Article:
Chandra Reddy, C.J.
1. W.P. No. 554 of 1959: - The legality of contribution demanded from Sri Raghavendraswami Mutt by the Commissioner Religious and Charitable Endowments, is brought in issue in this petition by the Matadhipathi of Sri Raghvendraswami Mutt situated in Mantralaya, Adoni Taluk, Kurnool District.
2. We will refer briefly to events and circumstances out of which this litigation has arisen. For the first lime in the history of this institution, contribution was demanded by the Hindu Religious and Charitable Endowments Board (hereinafter referred to as the Board) on the 30th June, 1947, under Section 69 of Madras Hindu Religious Endowments Act (II of 1927), which is the ancestor of the provision of the law in the Endowments Act (XIX of 1951) (hereinafter called the new Act) which is impeached before us. Thereupon, the petitioner challenged the jurisdiction of the Board by initiating appropriate proceedings on pleas that the institution is not a mutt within the contemplation of Act II of 1927 which was then in force and that in any event it was not amenable to the jurisdiction of the Board as the Mutt had its Headquarters at Nanjangud, Mysore State, and on other allied grounds. As these objections were negatived by the Board, O. P. No. 112 of 1947 was filed by the petitioner in the District Court, Bellary, of which Adoni was then 8 part. Not having succeeded there, the petitioner took the matter in appeal to the Madras High Court A. S. No. 114 of 1951. During the pendency of the appeal, the Board and other proper authorities were restrained by an injunction from interfering with the management of the institution and also from applying the provisions of Act II of 1927 to the mutt in question. Having thus been disabled from taking any action to enforce the demand, the Board does not seem to have proceeded further in the matter of collection of contribution and the audit fee. Ultimately, a Division Bench of this Court held inter alia that the institution in question is a mutt as defined in the Act and is located within the State of Andhra Pradesh, and as such it is within the cognizance of the Board. In the result, the appeal filed by the- petitioner was dismissed.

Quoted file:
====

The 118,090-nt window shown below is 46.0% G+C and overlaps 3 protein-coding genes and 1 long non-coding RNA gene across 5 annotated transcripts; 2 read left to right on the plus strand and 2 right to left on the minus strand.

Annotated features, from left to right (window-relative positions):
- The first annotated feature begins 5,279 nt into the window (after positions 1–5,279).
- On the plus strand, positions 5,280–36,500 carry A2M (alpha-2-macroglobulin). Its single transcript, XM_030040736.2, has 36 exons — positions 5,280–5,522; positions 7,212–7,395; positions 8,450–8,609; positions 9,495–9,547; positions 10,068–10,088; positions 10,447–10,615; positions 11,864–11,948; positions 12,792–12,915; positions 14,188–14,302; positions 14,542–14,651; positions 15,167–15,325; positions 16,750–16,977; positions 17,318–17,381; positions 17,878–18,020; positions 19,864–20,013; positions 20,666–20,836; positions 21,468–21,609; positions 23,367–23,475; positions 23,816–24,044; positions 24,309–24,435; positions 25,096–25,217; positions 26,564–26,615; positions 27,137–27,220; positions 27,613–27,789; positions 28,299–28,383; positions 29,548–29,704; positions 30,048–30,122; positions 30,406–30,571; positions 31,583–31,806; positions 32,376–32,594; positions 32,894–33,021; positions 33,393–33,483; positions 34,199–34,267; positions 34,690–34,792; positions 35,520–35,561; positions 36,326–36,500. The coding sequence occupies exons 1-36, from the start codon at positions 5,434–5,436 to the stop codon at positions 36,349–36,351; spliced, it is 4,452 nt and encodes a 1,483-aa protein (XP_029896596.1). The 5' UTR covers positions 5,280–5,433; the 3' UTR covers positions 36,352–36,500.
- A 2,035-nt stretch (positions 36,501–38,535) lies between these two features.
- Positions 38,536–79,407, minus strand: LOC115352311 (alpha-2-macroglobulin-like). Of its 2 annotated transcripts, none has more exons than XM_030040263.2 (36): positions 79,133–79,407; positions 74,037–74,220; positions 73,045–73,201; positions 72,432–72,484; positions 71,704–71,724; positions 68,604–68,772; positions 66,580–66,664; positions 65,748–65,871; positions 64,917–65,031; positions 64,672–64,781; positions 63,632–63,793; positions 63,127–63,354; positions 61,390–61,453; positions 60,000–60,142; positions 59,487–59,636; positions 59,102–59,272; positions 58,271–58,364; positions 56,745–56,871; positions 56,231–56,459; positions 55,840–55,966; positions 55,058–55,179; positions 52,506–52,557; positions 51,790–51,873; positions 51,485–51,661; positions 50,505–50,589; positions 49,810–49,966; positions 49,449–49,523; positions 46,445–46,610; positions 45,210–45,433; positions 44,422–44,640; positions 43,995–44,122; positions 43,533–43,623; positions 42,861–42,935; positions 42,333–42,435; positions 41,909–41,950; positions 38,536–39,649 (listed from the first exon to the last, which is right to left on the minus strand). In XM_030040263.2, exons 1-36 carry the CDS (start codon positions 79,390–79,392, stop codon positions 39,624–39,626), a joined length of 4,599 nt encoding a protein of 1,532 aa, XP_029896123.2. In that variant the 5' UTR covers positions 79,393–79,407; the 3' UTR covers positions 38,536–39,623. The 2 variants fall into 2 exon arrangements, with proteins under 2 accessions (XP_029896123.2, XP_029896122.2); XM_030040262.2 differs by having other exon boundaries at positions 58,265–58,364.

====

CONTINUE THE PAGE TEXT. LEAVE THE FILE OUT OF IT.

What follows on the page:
3. After the matter was thus concluded, the Commissioner i.e., the second respondent herein, required the petitioner to pay the arrears of contribution and audit fee upto end of fasli 1367.